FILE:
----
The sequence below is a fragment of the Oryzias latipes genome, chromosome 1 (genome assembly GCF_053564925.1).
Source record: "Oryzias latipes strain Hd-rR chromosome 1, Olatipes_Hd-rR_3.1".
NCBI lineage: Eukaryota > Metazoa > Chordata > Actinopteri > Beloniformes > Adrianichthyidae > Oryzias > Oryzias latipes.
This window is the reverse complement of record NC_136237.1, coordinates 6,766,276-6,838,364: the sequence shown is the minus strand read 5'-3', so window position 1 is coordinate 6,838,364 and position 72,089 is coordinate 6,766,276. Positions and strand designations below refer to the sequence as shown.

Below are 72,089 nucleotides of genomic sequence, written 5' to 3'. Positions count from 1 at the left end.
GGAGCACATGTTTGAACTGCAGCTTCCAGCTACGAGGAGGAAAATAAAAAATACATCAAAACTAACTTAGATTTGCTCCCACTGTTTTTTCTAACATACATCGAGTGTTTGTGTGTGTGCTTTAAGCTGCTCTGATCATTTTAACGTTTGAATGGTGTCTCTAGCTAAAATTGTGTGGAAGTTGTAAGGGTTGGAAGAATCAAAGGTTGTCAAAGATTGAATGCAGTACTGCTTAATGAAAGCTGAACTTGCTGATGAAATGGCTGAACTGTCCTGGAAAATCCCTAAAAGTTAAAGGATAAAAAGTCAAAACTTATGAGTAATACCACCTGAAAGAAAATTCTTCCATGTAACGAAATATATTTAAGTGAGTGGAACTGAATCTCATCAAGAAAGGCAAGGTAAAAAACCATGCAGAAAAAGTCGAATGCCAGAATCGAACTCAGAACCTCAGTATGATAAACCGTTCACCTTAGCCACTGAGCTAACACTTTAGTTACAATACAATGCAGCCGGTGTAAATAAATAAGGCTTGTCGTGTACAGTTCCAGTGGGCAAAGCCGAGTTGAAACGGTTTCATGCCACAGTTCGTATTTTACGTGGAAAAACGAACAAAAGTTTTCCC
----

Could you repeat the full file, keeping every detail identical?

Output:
The sequence below is a fragment of the Oryzias latipes genome, chromosome 1 (genome assembly GCF_053564925.1).
Source record: "Oryzias latipes strain Hd-rR chromosome 1, Olatipes_Hd-rR_3.1".
NCBI lineage: Eukaryota > Metazoa > Chordata > Actinopteri > Beloniformes > Adrianichthyidae > Oryzias > Oryzias latipes.
This window is the reverse complement of record NC_136237.1, coordinates 6,766,276-6,838,364: the sequence shown is the minus strand read 5'-3', so window position 1 is coordinate 6,838,364 and position 72,089 is coordinate 6,766,276. Positions and strand designations below refer to the sequence as shown.

Below are 72,089 nucleotides of genomic sequence, written 5' to 3'. Positions count from 1 at the left end.
GGAGCACATGTTTGAACTGCAGCTTCCAGCTACGAGGAGGAAAATAAAAAATACATCAAAACTAACTTAGATTTGCTCCCACTGTTTTTTCTAACATACATCGAGTGTTTGTGTGTGTGCTTTAAGCTGCTCTGATCATTTTAACGTTTGAATGGTGTCTCTAGCTAAAATTGTGTGGAAGTTGTAAGGGTTGGAAGAATCAAAGGTTGTCAAAGATTGAATGCAGTACTGCTTAATGAAAGCTGAACTTGCTGATGAAATGGCTGAACTGTCCTGGAAAATCCCTAAAAGTTAAAGGATAAAAAGTCAAAACTTATGAGTAATACCACCTGAAAGAAAATTCTTCCATGTAACGAAATATATTTAAGTGAGTGGAACTGAATCTCATCAAGAAAGGCAAGGTAAAAAACCATGCAGAAAAAGTCGAATGCCAGAATCGAACTCAGAACCTCAGTATGATAAACCGTTCACCTTAGCCACTGAGCTAACACTTTAGTTACAATACAATGCAGCCGGTGTAAATAAATAAGGCTTGTCGTGTACAGTTCCAGTGGGCAAAGCCGAGTTGAAACGGTTTCATGCCACAGTTCGTATTTTACGTGGAAAAACGAACAAAAGTTTTCCC